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Suffolk seeks volunteer watchdogs to monitor parks, preserves

Suffolk county is looking for volunteers to help care for

Suffolk county is looking for volunteers to help care for its preserves and more remote parks that do not have full-time staff, County Legislature Deputy Presiding Officer Kara Hahn said on Tuesday. Credit: Newsday / Alejandra Villa Loarca

Suffolk County is seeking volunteers to help care for its preserves and remote parks that lack full-time staff, the county announced on Tuesday.

Duties include picking up trash, notifying the county about vandalism and spotting illegal dumping.

Speaking at the 93-acre Arthur Kunz County Park on the western bank of the Nissequogue River, Suffolk County Legislator Kara Hahn said: "Not every one of our parks is staffed … This is the example of the type of park where neighbors can step up — neighbors who love it, who use the trails regularly — could … volunteer to be a park steward."

Illegal dumping in parks has been a persistent problem in recent years and it is one the administration of County Executive Steve Bellone said in a statement said that the new volunteer stewards could look for. They would also report walking dogs off leash and notify park managers on needed maintenance.

Hahn, who sponsored the bill to create the program, said the stewards could adopt a park near their home and alert parks staff so any problems can be fixed swiftly before worsening. The volunteers aren't expected to personally engage in enforcement.

"They are asked to leave these types of warnings to our enforcement professionals," Hahn said.

Suffolk's new program echoes other initiatives around the nation and New York state that all ask park lovers to chip in their time.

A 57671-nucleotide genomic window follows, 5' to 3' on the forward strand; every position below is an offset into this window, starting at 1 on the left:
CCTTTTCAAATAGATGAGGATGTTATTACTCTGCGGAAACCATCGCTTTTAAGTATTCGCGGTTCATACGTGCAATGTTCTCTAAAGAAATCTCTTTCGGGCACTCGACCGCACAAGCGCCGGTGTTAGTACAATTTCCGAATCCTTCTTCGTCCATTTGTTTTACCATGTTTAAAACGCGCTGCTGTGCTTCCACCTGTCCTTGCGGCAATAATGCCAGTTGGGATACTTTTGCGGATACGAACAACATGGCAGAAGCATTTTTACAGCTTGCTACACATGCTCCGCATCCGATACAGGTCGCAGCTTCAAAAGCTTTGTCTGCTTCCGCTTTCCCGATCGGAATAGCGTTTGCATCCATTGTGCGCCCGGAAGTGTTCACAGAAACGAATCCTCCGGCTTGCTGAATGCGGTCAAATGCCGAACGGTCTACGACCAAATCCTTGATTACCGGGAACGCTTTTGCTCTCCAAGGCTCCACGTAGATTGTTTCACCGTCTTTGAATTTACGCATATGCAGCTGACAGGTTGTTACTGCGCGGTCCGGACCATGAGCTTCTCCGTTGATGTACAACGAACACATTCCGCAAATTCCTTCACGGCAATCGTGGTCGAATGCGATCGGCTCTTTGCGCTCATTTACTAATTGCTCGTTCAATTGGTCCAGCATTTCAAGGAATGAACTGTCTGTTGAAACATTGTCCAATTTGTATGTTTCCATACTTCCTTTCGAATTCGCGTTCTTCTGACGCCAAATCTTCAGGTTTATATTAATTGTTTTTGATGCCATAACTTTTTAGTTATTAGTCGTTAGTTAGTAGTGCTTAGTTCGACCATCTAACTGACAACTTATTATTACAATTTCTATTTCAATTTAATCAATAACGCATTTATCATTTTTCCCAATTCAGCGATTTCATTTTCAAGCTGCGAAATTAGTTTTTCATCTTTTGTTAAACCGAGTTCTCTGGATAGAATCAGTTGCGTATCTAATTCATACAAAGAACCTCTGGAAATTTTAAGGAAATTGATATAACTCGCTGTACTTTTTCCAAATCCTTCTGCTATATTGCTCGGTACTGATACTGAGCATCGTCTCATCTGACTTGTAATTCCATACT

New York's Office of Parks, Recreation and Historic Preservation, for example, organizes an annual "I Love My Park Day" on the first Saturday in May, enlisting volunteers for everything from picking up trash to painting picnic tables. Nassau County joins with outside groups and the community to organize cleanup events, said Jordan Carmon, spokesman for County Executive Laura Curran.

Suffolk is limiting its stewards to "passive parks" — ones open for everything from hiking to canoeing but not, say, organized sports.

While a pilot program approved two years ago was delayed due to the pandemic, Hahn said, the initiative already prompted volunteers to sign up for several parks, including Arthur Kunz Park.

The county parks department will ask volunteers to apply online. Their duties, which also may include "minor trimming of overgrown brush on established trails," then will be explained.

Three years ago, Suffolk boosted penalties for using county parks as trash heaps for construction and other debris, The aim was to prevent the kinds of cleanups needed after thousands of tons of contaminated fill were found in the Town of Islip’s Roberto Clemente Park in 2014.

With Matthew Chayes

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